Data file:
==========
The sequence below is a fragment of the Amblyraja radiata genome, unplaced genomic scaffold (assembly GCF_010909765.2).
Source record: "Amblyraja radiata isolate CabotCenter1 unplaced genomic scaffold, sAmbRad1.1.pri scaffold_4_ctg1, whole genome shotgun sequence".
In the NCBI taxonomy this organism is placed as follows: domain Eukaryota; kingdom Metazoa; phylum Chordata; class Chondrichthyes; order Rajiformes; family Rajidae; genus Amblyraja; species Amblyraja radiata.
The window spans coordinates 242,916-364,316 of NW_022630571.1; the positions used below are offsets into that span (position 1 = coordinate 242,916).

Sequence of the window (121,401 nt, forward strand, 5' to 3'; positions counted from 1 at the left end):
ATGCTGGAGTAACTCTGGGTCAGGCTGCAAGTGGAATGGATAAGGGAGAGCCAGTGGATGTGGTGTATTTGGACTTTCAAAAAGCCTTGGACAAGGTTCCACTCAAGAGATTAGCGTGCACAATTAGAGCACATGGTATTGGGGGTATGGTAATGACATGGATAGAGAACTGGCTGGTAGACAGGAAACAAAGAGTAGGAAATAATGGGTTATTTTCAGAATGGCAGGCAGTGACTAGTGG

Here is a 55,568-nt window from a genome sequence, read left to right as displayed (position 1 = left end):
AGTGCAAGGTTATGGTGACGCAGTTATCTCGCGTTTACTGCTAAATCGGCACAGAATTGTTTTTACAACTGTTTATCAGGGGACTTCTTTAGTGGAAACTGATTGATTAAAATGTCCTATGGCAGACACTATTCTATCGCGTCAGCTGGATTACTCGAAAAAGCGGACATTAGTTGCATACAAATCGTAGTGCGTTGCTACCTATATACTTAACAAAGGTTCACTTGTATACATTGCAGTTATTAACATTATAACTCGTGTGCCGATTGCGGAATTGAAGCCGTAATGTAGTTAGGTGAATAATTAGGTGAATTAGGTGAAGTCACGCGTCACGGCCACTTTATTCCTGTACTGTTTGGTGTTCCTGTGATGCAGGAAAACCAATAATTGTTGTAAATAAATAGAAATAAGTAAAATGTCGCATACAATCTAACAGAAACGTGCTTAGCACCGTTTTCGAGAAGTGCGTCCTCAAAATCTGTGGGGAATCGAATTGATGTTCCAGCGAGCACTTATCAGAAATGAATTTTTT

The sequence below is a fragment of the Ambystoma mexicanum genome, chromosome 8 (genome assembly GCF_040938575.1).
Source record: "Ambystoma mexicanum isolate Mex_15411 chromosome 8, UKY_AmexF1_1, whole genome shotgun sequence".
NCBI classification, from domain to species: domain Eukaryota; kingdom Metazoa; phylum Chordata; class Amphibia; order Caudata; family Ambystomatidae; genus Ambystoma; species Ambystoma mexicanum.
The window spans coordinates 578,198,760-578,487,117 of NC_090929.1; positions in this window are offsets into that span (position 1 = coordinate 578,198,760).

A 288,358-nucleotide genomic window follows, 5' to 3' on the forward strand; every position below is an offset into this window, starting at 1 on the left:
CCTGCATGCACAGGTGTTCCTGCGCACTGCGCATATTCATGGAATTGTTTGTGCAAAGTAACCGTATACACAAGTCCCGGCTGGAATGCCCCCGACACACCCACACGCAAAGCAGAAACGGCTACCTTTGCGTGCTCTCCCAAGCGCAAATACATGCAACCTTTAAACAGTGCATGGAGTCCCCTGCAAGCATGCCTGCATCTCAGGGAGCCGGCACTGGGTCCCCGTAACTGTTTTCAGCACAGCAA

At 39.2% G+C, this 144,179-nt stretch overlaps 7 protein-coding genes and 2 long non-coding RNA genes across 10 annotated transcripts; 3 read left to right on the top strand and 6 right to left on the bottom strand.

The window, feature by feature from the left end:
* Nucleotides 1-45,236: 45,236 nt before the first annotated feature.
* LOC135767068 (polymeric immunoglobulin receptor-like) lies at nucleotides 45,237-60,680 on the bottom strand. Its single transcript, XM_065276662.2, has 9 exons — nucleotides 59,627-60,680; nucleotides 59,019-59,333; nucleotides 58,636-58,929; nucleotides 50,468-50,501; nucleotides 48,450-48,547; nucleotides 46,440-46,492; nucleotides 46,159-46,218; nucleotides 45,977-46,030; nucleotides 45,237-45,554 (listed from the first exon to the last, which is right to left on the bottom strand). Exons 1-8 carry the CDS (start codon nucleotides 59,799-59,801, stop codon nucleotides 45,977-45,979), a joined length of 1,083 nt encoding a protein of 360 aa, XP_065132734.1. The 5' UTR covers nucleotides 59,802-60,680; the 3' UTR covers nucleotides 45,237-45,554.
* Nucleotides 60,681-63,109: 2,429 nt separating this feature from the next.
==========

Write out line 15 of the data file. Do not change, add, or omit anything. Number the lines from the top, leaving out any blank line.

At 39.2% G+C, this 144,179-nt stretch overlaps 7 protein-coding genes and 2 long non-coding RNA genes across 10 annotated transcripts; 3 read left to right on the top strand and 6 right to left on the bottom strand.